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Επιστροφή στο Forum : The Loretto Chapel’s Miraculous Staircase



Yaryalitsa
23.06.2008, 17:49
The Loretto Chapel’s Miraculous Staircase

http://upload.wikimedia.org/wikipedia/commons/thumb/b/b0/Loretto_Chapel.jpg/450px-Loretto_Chapel.jpg

Many of you are aware of the famous staircase at the Loretto Chapel in Santa Fe, New Mexico. As the story goes, a group of nuns discovered a serious flaw in their newly constructed chapel: there was no means of access to the choir loft! Various carpenters had been asked to solve the problem, but there wasn’t sufficient room to build a stairway. So the nuns prayed a novena to St. Joseph, and on the last day of the novena, their prayers were answered. A man showed up and built a beautiful circular staircase. He left before the sisters could pay him. They did not even know his name. The staircase, it turns out, has no visible means of support that is readily understood by engineers. The origin of the wood is uncertain: the only thing known for sure is that the wood isn’t native to the region. Only wooden pegs were used: no nails. There are exactly 33 steps - one for each year of Our Lord’s earthly life. The nuns believed that St. Joseph himself showed up and built the staircase.


The Loretto Chapel’s Miraculous Staircase (http://culbreath.wordpress.com/2007/10/19/loretto-chapels-miraculous-staircase/)

Yaryalitsa
23.06.2008, 17:54
The Loretto Chapel’s Miraculous Staircase

http://www6.worldisround.com/photos/0/419/557.jpg

Now the miraculous staircase has some interesting detractors. As to the identity of the carpenter, there is an interesting theory here:

“But wait a minute, says historian Mary J. Straw Cook in the newly revised edition of her 1984 book, ‘Loretto: The Sisters and Their Santa Fe Chapel.’ The carpenter, she says, was Francois-Jean Rochas, a member of ‘les compagnon,’ a French guild of celibate and secretive craftsmen. And he was far from saintly. Reclusive and irascible, he ended up dead in his Dog Canyon cabin, a victim of either suicide or assassination. Cook reached her conclusion after seven years of research and seven trips to France, combing through archives, chancing upon relatives and piecing together scattered bits of history. ‘You try to document everything,’ she said. ‘I have proved this to most historians. They’re convinced this was, in fact, the man.’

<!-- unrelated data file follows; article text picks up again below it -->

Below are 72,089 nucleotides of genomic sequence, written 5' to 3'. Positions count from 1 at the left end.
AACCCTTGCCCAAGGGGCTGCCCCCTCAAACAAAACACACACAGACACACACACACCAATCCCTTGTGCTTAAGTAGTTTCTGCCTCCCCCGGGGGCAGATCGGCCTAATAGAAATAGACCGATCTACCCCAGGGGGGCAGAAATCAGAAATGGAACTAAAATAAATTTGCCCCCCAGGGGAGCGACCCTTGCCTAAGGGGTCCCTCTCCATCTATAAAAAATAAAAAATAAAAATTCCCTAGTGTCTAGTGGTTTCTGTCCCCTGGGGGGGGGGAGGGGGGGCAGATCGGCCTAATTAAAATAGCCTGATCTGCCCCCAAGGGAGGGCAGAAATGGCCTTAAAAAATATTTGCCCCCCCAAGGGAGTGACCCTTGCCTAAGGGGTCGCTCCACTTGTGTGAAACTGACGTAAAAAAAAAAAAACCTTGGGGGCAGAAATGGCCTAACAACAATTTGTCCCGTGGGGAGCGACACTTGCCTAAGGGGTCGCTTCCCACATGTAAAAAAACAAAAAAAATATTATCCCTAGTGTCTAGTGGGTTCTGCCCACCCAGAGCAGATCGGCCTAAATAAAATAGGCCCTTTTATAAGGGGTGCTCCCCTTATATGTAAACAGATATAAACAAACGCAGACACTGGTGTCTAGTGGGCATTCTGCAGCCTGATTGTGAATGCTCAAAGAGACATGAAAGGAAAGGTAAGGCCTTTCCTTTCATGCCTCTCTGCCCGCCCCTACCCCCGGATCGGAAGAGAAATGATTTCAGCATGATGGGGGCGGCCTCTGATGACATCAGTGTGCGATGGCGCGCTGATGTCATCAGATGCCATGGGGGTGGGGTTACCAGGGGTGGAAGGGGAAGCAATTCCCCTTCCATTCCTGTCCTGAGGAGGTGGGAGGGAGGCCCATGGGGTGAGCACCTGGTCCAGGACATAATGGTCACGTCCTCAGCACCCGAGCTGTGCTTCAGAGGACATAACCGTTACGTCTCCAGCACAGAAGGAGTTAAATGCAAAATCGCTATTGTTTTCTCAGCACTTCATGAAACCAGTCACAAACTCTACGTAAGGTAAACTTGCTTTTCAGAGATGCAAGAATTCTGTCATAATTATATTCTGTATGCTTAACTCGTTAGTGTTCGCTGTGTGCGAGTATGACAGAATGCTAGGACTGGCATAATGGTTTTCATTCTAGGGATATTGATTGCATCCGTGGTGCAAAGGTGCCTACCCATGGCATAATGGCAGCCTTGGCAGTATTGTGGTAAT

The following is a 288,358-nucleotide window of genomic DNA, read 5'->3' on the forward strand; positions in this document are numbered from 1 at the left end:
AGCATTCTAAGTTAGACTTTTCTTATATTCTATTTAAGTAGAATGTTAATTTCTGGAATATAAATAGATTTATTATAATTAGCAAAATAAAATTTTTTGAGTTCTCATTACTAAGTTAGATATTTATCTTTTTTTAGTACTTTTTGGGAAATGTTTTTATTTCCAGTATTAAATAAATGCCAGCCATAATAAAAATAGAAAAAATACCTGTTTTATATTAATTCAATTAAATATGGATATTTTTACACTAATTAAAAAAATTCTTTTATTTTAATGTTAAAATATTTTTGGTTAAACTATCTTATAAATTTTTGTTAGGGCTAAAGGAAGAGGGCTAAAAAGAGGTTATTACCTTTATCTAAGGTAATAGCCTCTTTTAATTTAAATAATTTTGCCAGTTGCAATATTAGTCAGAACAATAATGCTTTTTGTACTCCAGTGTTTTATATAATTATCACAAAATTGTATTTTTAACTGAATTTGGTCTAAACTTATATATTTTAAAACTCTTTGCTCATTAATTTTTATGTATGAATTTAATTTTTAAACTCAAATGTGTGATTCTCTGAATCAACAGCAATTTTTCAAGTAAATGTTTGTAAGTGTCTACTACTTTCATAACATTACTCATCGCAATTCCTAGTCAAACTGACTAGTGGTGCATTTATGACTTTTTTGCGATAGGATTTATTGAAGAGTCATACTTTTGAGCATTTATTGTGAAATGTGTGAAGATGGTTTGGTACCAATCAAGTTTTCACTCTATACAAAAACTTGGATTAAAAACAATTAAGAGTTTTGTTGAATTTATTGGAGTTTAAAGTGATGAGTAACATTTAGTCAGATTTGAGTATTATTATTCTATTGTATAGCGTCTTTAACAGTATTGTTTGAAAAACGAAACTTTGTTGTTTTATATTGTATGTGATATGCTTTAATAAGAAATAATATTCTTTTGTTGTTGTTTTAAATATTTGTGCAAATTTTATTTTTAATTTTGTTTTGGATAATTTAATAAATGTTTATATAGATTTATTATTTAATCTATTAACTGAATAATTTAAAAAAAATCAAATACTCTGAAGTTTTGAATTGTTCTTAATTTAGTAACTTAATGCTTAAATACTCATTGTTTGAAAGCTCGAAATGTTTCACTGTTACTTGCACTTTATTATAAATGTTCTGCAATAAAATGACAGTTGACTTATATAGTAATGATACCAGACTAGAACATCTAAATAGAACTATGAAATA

Her evidence includes an 1895 article in The New Mexican, in which the chapel’s contractor, Quintus Monier, names Rochas as the staircase’s builder. And a 1881 entry in the sisters’ daybook indicates that a Mr. Rochas was paid $150 ‘for wood.’ Cook has found a freight slip for wood delivered by ship from France and speculates that Rochas brought it over himself. Upon his mysterious death in southern New Mexico, Rochas left three unmailed letters that mention Lamy, later the title character in Willa Cather’s book, ‘Death Comes for the Archbishop,’ and another craftsman who worked on the chapel. The book containing Cook’s evidence was released last month to glowing reviews in various newspapers. The word was out. The legend was solved!”


http://www.lorettochapel.com/images/inside_top/history.jpg


The Loretto Chapel’s Miraculous Staircase (http://culbreath.wordpress.com/2007/10/19/loretto-chapels-miraculous-staircase/)

Yaryalitsa
23.06.2008, 18:02
The Loretto Chapel’s Miraculous Staircase

http://upload.wikimedia.org/wikipedia/commons/thumb/a/a4/Loretto_Chapel_Miraculous_staircase.jpg/446px-Loretto_Chapel_Miraculous_staircase.jpg


Two mysteries surround the spiral staircase in the Loretto Chapel:
the identity of its builder and the physics of its construction.

When the Loretto Chapel was completed in 1878, there was no way to access the choir loft twenty-two feet above. Carpenters were called in to address the problem, but they all concluded access to the loft would have to be via ladder as a staircase would interfere with the interior space of the small Chapel.